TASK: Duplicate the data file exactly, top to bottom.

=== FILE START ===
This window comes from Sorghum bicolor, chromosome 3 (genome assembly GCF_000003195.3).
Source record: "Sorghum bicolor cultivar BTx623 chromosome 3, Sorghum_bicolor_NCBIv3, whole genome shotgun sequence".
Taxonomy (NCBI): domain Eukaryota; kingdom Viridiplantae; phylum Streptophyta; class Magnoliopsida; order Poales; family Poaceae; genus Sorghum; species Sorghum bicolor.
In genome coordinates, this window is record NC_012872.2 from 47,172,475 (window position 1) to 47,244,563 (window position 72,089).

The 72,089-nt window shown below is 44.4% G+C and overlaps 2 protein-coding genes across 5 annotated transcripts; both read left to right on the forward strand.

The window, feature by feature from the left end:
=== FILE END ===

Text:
This window comes from Sorghum bicolor, chromosome 3 (genome assembly GCF_000003195.3).
Source record: "Sorghum bicolor cultivar BTx623 chromosome 3, Sorghum_bicolor_NCBIv3, whole genome shotgun sequence".
Taxonomy (NCBI): domain Eukaryota; kingdom Viridiplantae; phylum Streptophyta; class Magnoliopsida; order Poales; family Poaceae; genus Sorghum; species Sorghum bicolor.
In genome coordinates, this window is record NC_012872.2 from 47,172,475 (window position 1) to 47,244,563 (window position 72,089).

The 72,089-nt window shown below is 44.4% G+C and overlaps 2 protein-coding genes across 5 annotated transcripts; both read left to right on the forward strand.

The window, feature by feature from the left end: